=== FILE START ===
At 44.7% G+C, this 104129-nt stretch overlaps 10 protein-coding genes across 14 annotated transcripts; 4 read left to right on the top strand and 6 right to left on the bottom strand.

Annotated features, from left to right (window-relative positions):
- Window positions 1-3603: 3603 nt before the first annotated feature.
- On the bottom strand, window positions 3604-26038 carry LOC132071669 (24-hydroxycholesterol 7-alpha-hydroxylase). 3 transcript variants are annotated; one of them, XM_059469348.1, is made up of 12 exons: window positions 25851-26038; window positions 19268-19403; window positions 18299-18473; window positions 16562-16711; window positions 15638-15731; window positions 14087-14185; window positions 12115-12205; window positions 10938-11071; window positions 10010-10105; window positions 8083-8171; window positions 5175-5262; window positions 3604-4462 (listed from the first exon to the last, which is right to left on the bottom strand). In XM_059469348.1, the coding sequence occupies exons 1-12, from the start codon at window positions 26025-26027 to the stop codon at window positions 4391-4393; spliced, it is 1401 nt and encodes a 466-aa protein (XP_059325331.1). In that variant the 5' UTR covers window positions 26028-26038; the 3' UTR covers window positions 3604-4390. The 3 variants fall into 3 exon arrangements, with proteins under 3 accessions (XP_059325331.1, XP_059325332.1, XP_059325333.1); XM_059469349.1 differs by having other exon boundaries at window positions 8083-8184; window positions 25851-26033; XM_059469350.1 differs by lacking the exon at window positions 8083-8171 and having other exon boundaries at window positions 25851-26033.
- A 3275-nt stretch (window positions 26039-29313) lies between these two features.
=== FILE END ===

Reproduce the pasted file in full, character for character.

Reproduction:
At 44.7% G+C, this 104129-nt stretch overlaps 10 protein-coding genes across 14 annotated transcripts; 4 read left to right on the top strand and 6 right to left on the bottom strand.

Annotated features, from left to right (window-relative positions):
- Window positions 1-3603: 3603 nt before the first annotated feature.
- On the bottom strand, window positions 3604-26038 carry LOC132071669 (24-hydroxycholesterol 7-alpha-hydroxylase). 3 transcript variants are annotated; one of them, XM_059469348.1, is made up of 12 exons: window positions 25851-26038; window positions 19268-19403; window positions 18299-18473; window positions 16562-16711; window positions 15638-15731; window positions 14087-14185; window positions 12115-12205; window positions 10938-11071; window positions 10010-10105; window positions 8083-8171; window positions 5175-5262; window positions 3604-4462 (listed from the first exon to the last, which is right to left on the bottom strand). In XM_059469348.1, the coding sequence occupies exons 1-12, from the start codon at window positions 26025-26027 to the stop codon at window positions 4391-4393; spliced, it is 1401 nt and encodes a 466-aa protein (XP_059325331.1). In that variant the 5' UTR covers window positions 26028-26038; the 3' UTR covers window positions 3604-4390. The 3 variants fall into 3 exon arrangements, with proteins under 3 accessions (XP_059325331.1, XP_059325332.1, XP_059325333.1); XM_059469349.1 differs by having other exon boundaries at window positions 8083-8184; window positions 25851-26033; XM_059469350.1 differs by lacking the exon at window positions 8083-8171 and having other exon boundaries at window positions 25851-26033.
- A 3275-nt stretch (window positions 26039-29313) lies between these two features.